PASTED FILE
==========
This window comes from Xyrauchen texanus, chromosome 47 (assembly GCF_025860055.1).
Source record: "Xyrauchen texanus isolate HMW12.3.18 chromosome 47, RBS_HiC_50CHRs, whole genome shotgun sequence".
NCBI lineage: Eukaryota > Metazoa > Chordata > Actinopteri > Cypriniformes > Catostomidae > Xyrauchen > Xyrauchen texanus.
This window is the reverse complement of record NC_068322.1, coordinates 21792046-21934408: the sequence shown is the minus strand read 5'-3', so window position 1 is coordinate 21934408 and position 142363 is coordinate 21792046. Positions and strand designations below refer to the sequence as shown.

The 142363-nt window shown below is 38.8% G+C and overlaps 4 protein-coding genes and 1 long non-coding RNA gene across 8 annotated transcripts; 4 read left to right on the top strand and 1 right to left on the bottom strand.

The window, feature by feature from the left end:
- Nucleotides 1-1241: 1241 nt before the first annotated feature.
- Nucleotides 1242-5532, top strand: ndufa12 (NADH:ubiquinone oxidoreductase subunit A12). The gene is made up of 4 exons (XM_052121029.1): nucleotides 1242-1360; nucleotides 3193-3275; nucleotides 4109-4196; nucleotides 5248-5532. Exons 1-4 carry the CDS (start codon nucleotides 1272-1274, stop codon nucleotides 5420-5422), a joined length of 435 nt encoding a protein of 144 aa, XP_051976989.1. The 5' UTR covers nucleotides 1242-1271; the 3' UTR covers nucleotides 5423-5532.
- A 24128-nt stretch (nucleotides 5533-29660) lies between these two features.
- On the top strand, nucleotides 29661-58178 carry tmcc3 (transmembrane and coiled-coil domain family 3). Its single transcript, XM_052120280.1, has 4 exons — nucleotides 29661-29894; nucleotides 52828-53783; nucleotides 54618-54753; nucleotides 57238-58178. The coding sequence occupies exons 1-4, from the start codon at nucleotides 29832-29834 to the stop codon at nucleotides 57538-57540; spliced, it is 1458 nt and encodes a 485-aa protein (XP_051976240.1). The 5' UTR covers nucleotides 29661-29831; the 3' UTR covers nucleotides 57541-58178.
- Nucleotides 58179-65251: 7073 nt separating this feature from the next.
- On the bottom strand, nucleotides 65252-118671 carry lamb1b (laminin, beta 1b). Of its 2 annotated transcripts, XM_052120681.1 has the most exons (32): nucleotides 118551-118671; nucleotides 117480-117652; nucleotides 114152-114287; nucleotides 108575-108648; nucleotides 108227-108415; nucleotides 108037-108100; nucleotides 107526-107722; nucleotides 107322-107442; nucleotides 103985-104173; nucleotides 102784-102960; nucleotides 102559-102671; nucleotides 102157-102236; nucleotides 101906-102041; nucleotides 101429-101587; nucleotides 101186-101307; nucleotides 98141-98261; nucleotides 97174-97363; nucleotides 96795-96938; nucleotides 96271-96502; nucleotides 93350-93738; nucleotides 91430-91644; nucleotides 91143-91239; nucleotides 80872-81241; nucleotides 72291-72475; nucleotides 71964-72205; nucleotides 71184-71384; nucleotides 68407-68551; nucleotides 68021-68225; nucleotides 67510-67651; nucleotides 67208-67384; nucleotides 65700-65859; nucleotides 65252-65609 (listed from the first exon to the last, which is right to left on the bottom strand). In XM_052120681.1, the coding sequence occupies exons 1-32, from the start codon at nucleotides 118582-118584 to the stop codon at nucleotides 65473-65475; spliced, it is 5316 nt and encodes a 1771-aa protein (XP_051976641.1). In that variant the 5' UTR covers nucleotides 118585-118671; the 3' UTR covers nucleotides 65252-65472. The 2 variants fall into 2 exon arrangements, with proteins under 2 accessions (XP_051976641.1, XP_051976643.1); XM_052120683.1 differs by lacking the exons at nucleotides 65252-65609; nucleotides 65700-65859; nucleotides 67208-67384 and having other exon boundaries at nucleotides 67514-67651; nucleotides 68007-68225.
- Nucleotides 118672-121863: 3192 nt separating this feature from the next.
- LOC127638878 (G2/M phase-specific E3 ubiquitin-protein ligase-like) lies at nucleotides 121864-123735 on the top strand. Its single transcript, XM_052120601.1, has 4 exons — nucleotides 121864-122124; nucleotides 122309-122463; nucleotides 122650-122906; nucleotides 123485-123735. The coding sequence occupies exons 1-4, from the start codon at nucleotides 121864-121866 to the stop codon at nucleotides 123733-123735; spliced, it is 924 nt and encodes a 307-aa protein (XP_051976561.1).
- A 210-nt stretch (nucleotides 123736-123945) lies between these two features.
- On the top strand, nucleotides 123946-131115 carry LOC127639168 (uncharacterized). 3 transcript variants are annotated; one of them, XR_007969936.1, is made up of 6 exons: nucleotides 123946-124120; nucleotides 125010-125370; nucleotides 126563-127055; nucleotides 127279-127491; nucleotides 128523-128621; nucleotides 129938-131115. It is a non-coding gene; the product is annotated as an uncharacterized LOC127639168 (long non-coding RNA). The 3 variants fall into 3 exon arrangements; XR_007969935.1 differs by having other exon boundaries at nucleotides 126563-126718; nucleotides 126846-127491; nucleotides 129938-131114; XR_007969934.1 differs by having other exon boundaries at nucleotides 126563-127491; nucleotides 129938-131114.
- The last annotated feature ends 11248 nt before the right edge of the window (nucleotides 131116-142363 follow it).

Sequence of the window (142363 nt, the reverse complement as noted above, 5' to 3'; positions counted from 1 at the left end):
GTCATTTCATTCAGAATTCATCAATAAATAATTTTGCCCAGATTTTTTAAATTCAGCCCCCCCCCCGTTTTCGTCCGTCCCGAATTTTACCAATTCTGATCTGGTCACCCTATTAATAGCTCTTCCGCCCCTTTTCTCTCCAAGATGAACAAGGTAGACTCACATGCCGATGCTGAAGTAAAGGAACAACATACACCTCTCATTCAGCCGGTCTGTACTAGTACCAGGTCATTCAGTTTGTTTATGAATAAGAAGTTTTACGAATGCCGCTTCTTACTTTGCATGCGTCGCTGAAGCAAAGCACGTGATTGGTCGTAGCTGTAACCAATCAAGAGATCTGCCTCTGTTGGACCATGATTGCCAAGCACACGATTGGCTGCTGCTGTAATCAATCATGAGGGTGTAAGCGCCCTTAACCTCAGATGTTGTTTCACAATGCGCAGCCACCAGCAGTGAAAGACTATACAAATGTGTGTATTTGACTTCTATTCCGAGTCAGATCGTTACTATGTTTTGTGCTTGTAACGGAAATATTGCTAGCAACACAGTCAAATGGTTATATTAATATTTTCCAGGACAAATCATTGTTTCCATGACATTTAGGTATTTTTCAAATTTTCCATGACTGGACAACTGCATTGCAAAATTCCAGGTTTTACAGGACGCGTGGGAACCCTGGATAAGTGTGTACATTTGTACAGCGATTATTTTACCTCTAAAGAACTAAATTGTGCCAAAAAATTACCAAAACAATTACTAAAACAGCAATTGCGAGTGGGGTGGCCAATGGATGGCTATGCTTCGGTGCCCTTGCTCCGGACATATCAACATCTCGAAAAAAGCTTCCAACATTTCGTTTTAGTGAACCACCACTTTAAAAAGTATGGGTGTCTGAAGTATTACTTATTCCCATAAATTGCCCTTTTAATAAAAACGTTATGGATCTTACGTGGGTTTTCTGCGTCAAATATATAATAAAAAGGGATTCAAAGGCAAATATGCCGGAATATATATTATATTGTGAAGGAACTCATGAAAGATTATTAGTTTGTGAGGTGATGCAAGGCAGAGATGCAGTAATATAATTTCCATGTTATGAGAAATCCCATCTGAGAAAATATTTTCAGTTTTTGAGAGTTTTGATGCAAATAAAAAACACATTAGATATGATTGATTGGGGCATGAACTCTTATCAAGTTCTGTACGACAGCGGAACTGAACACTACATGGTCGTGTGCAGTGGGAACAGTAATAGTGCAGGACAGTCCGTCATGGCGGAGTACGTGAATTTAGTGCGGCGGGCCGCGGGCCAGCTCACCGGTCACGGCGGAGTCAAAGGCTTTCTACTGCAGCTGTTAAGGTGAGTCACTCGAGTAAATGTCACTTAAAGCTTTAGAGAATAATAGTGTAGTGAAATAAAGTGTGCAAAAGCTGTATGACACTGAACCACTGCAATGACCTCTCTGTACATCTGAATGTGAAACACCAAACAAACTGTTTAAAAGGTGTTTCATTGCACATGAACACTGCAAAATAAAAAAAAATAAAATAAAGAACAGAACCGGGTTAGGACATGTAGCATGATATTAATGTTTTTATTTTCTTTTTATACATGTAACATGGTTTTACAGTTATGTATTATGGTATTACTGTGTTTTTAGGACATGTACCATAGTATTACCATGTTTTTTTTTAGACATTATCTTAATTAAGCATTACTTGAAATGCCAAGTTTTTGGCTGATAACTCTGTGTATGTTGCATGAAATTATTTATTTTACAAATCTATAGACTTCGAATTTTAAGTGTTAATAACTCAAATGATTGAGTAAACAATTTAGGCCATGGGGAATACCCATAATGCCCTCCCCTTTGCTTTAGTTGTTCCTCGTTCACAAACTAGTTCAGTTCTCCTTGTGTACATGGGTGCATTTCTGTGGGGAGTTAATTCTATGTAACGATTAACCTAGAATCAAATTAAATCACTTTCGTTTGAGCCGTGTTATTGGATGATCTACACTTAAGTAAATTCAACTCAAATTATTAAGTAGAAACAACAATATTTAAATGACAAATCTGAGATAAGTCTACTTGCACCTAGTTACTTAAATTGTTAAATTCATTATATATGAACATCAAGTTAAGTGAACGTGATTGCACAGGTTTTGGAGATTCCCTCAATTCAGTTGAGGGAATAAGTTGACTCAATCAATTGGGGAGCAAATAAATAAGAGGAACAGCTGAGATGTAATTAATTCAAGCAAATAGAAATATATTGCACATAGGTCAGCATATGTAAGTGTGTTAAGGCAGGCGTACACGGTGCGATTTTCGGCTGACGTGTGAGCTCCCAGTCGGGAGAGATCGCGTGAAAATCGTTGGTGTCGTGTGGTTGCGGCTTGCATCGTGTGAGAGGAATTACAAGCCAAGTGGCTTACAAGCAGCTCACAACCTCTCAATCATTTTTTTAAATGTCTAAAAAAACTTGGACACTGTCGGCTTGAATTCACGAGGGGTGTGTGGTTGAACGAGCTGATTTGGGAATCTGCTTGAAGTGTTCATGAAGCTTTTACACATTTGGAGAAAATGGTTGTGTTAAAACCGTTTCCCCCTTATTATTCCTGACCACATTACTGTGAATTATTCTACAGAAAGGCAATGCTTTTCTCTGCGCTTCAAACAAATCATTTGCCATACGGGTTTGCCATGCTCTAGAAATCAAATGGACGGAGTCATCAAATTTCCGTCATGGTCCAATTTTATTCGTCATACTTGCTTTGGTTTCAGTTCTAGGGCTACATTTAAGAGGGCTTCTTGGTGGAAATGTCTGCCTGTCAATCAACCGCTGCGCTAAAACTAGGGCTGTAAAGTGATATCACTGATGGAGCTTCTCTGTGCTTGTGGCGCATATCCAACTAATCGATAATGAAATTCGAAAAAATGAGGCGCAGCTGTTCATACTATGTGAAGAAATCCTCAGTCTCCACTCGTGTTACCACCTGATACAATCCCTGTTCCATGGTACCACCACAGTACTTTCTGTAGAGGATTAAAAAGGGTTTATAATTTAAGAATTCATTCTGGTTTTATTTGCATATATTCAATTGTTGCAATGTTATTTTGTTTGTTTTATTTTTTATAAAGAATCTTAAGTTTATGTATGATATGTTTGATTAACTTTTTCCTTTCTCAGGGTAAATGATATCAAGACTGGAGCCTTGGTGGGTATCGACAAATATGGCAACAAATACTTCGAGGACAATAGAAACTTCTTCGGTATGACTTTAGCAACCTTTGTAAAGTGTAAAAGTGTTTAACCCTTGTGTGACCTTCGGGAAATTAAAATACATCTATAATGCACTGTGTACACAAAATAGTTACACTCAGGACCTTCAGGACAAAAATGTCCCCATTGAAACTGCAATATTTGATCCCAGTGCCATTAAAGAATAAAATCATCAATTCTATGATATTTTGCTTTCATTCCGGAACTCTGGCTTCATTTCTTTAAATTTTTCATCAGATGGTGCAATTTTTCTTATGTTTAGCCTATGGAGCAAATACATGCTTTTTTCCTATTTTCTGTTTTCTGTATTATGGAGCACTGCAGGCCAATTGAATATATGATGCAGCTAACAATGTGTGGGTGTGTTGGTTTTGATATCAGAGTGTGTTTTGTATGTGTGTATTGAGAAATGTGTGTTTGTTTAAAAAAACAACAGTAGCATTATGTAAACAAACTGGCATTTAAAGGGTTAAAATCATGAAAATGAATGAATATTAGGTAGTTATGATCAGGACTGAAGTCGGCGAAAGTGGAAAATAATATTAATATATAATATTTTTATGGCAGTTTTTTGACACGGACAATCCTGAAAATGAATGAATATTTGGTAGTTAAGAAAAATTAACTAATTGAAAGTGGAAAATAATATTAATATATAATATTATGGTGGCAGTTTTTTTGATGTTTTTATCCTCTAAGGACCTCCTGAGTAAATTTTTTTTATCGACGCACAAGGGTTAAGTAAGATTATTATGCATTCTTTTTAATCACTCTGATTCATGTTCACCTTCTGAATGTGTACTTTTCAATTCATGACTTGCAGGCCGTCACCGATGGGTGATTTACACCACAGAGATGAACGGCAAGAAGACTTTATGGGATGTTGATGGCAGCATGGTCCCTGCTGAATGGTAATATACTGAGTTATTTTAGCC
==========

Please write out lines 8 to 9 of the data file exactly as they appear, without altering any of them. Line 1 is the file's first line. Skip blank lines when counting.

- Nucleotides 1242-5532, top strand: ndufa12 (NADH:ubiquinone oxidoreductase subunit A12). The gene is made up of 4 exons (XM_052121029.1): nucleotides 1242-1360; nucleotides 3193-3275; nucleotides 4109-4196; nucleotides 5248-5532. Exons 1-4 carry the CDS (start codon nucleotides 1272-1274, stop codon nucleotides 5420-5422), a joined length of 435 nt encoding a protein of 144 aa, XP_051976989.1. The 5' UTR covers nucleotides 1242-1271; the 3' UTR covers nucleotides 5423-5532.
- A 24128-nt stretch (nucleotides 5533-29660) lies between these two features.